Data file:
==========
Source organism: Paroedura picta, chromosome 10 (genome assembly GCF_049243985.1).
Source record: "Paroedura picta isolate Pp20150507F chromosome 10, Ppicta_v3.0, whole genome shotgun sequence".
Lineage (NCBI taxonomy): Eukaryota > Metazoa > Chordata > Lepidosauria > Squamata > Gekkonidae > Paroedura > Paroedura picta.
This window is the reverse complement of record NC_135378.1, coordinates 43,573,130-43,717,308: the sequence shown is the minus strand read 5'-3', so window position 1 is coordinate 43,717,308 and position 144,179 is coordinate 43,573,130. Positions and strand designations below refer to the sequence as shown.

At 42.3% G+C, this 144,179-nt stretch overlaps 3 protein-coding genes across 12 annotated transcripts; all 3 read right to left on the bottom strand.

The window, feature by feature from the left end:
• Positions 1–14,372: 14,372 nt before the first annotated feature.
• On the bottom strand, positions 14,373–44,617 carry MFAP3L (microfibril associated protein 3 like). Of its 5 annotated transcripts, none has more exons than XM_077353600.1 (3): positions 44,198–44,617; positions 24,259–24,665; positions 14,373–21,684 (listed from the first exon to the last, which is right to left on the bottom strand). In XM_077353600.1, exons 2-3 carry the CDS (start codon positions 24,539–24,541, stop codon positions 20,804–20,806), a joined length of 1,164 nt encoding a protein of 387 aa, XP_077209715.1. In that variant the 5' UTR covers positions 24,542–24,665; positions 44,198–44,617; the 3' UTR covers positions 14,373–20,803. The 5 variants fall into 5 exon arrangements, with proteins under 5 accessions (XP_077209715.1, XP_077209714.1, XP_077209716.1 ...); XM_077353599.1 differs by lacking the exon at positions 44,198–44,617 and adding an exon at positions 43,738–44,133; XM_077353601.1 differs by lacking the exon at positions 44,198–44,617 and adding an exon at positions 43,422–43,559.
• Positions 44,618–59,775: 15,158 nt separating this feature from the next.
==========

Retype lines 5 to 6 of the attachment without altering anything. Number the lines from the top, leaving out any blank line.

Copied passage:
At 42.3% G+C, this 144,179-nt stretch overlaps 3 protein-coding genes across 12 annotated transcripts; all 3 read right to left on the bottom strand.

The window, feature by feature from the left end: